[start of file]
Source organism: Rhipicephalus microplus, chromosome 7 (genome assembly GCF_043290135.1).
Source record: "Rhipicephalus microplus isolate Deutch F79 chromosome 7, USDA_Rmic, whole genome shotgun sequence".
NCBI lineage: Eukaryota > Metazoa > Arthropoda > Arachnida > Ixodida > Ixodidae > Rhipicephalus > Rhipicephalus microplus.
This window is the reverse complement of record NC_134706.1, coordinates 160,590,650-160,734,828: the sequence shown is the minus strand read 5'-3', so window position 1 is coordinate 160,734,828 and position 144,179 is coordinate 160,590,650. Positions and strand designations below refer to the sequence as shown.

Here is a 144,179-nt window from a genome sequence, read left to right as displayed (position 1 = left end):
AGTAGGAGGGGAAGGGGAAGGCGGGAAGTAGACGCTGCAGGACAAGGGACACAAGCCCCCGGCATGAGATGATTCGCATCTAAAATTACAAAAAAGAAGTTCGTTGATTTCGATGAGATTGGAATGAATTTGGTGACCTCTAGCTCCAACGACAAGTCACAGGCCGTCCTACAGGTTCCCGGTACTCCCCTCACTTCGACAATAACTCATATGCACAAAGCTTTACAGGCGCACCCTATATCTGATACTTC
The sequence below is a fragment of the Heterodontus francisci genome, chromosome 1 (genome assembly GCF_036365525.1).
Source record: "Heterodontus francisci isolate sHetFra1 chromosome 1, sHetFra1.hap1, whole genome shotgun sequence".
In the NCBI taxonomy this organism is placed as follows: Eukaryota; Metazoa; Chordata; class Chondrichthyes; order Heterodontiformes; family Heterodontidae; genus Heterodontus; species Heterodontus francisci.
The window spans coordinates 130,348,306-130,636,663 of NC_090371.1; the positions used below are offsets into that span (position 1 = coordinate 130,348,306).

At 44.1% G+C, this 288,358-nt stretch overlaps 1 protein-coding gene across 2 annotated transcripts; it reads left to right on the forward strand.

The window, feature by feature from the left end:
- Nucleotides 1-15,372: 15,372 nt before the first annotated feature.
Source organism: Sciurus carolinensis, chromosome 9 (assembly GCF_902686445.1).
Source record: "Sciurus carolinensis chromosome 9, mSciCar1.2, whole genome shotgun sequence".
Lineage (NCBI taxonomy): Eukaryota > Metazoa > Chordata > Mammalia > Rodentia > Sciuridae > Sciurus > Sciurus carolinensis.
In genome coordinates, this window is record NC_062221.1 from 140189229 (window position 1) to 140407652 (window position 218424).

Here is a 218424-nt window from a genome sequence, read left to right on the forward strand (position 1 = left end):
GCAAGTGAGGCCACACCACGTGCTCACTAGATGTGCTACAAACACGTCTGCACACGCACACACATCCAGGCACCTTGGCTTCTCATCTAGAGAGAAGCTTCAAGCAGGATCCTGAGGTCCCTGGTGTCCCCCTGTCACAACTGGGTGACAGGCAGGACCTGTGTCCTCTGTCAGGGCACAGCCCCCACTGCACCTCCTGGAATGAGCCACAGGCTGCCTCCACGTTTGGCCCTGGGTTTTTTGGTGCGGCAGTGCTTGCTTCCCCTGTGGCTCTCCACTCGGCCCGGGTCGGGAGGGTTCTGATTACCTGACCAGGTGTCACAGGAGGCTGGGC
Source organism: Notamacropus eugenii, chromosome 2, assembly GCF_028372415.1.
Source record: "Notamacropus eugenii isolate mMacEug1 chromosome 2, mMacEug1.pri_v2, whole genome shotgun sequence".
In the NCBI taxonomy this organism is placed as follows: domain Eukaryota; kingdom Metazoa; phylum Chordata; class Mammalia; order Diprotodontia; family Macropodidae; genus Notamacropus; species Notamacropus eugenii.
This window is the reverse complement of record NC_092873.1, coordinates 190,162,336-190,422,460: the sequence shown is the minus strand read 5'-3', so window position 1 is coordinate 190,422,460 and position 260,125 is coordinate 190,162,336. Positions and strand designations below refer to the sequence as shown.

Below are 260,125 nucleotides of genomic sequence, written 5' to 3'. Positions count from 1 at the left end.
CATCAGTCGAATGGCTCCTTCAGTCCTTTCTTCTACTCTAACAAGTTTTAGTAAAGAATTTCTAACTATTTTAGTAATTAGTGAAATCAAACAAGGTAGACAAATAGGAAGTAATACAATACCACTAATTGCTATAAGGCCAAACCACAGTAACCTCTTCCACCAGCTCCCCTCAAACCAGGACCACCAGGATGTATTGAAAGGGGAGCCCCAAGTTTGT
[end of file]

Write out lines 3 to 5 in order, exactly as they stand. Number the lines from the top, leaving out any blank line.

NCBI lineage: Eukaryota > Metazoa > Arthropoda > Arachnida > Ixodida > Ixodidae > Rhipicephalus > Rhipicephalus microplus.
This window is the reverse complement of record NC_134706.1, coordinates 160,590,650-160,734,828: the sequence shown is the minus strand read 5'-3', so window position 1 is coordinate 160,734,828 and position 144,179 is coordinate 160,590,650. Positions and strand designations below refer to the sequence as shown.

Here is a 144,179-nt window from a genome sequence, read left to right as displayed (position 1 = left end):